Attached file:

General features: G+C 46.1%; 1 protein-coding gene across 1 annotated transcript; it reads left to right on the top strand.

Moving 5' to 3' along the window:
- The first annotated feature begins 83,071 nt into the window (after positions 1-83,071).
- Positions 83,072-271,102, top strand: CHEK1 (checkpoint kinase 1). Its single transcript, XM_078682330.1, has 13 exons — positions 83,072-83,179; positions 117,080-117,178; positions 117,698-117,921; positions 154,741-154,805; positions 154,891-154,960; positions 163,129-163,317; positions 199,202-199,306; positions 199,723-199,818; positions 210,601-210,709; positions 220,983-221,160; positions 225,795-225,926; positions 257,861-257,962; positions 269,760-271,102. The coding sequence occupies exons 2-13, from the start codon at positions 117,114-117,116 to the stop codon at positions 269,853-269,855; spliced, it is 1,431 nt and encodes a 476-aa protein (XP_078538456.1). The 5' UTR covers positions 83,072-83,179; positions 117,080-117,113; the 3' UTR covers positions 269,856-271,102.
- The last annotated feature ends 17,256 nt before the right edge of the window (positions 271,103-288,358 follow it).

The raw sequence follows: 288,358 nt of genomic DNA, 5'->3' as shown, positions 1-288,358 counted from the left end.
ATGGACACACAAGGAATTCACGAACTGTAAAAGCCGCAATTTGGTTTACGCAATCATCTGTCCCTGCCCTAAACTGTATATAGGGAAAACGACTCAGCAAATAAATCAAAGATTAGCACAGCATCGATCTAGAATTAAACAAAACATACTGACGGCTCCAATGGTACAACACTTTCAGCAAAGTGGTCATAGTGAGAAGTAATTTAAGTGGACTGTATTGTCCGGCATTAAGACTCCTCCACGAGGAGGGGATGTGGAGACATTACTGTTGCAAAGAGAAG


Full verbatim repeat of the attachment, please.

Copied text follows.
General features: G+C 46.1%; 1 protein-coding gene across 1 annotated transcript; it reads left to right on the top strand.

Moving 5' to 3' along the window:
- The first annotated feature begins 83,071 nt into the window (after positions 1-83,071).
- Positions 83,072-271,102, top strand: CHEK1 (checkpoint kinase 1). Its single transcript, XM_078682330.1, has 13 exons — positions 83,072-83,179; positions 117,080-117,178; positions 117,698-117,921; positions 154,741-154,805; positions 154,891-154,960; positions 163,129-163,317; positions 199,202-199,306; positions 199,723-199,818; positions 210,601-210,709; positions 220,983-221,160; positions 225,795-225,926; positions 257,861-257,962; positions 269,760-271,102. The coding sequence occupies exons 2-13, from the start codon at positions 117,114-117,116 to the stop codon at positions 269,853-269,855; spliced, it is 1,431 nt and encodes a 476-aa protein (XP_078538456.1). The 5' UTR covers positions 83,072-83,179; positions 117,080-117,113; the 3' UTR covers positions 269,856-271,102.
- The last annotated feature ends 17,256 nt before the right edge of the window (positions 271,103-288,358 follow it).

The raw sequence follows: 288,358 nt of genomic DNA, 5'->3' as shown, positions 1-288,358 counted from the left end.
ATGGACACACAAGGAATTCACGAACTGTAAAAGCCGCAATTTGGTTTACGCAATCATCTGTCCCTGCCCTAAACTGTATATAGGGAAAACGACTCAGCAAATAAATCAAAGATTAGCACAGCATCGATCTAGAATTAAACAAAACATACTGACGGCTCCAATGGTACAACACTTTCAGCAAAGTGGTCATAGTGAGAAGTAATTTAAGTGGACTGTATTGTCCGGCATTAAGACTCCTCCACGAGGAGGGGATGTGGAGACATTACTGTTGCAAAGAGAAG